You’ll require a comfortable handle with such high pressures. Some pumps include a fold-out handle, while others have little to grip.


A flexible high-pressure hose is included with almost every shock pump. However, some frames have more restricted clearance than others, so a longer hose may be necessary.

Head of the valve

A Schrader valve is used in all of the shock pumps we evaluated (car valve). When the pump is removed, some people argue if air is released from the suspension or whether it’s simply air escaping from the pump. Pumps from Birzman, Syncros, Topeak, and DT Swiss, for example, have unique “no loss” valves, while others claim to have no air loss but don’t.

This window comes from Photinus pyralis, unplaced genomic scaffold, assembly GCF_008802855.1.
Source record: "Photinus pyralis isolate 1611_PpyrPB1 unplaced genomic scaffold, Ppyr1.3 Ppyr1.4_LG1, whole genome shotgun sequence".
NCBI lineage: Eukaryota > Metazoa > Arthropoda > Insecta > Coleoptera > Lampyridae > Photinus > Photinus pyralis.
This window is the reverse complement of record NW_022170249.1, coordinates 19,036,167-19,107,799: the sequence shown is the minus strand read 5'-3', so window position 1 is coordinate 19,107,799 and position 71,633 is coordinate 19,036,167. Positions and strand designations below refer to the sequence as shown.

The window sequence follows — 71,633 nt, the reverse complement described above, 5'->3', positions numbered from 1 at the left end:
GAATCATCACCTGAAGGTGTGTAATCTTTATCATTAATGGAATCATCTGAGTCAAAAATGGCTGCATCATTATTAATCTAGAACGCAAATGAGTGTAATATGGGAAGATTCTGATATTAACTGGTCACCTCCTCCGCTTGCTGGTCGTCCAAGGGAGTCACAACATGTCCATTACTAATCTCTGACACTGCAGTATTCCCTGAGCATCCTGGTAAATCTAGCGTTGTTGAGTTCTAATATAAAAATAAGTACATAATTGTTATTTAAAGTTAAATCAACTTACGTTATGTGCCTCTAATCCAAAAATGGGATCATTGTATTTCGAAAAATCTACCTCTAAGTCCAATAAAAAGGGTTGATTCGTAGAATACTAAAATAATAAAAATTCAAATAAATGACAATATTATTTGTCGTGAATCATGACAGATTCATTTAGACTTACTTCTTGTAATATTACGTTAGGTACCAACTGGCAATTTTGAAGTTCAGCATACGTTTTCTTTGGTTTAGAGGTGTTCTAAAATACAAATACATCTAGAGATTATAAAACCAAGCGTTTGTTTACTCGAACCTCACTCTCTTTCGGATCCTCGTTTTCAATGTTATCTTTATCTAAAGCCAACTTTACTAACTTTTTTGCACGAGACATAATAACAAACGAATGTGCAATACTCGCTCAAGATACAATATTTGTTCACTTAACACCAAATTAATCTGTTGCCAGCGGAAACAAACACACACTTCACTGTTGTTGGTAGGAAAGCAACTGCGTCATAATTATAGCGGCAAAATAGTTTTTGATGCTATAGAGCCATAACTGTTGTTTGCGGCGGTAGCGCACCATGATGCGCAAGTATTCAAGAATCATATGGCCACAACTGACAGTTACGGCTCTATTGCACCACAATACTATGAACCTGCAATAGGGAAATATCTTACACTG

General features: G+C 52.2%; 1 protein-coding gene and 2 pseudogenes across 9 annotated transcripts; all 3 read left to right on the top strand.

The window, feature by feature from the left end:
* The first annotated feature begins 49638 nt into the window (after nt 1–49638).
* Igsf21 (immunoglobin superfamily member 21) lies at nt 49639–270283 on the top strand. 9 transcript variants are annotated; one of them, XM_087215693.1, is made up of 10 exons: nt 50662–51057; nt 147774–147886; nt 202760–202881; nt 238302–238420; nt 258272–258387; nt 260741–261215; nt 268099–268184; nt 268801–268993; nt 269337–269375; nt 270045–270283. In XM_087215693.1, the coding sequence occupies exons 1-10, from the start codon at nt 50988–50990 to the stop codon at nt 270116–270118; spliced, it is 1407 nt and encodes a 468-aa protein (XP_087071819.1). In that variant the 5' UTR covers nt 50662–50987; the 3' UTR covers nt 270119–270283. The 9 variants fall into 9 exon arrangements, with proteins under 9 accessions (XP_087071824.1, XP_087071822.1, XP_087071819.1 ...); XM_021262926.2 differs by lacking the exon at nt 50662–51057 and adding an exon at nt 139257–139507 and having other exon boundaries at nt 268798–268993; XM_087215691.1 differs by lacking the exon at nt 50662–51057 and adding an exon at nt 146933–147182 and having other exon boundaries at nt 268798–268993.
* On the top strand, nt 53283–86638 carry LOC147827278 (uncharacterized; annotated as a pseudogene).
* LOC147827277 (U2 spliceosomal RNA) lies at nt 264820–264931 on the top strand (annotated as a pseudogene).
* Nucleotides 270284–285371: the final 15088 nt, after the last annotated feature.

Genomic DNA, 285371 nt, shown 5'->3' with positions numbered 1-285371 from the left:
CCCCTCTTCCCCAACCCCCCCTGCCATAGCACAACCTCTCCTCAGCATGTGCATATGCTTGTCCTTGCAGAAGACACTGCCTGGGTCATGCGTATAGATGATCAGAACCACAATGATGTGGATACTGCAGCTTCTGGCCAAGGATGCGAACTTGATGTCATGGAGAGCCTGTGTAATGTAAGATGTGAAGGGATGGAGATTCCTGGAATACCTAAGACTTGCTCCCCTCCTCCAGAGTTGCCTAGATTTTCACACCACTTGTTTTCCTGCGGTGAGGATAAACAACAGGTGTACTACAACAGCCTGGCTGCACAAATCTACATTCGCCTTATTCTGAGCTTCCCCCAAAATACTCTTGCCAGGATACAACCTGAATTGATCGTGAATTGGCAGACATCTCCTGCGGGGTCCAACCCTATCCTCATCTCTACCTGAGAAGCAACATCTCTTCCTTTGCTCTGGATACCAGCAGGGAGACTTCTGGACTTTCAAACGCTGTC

shock pump pressure gauge

We enlisted Kappius Components to custom-build an inline digital gauge to properly test these pumps. This one has a +/- 1% accuracy and reads 0-200psi. Immediate Media/David Rome

Bleeding device

If there’s too much air in your suspension, a bleed valve is essential for fine-tuning it. The Syncros takes a different approach than the rest of the pumps here, which include a simple button that lets you discharge bursts of air. The bleed valve’s location may be a pain, and some pumps have had their bleed valves accidentally released.

We used our inline gauge to inflate the identical Fox rear shock to 160psi (from completely compressed). We counted the number of strokes it took the pump to achieve this pressure. We also checked the pressure readout on each pump to that of our certified gauge many times. We’ve included pictures of each analogue gauge since there’s some variation in how they may be read.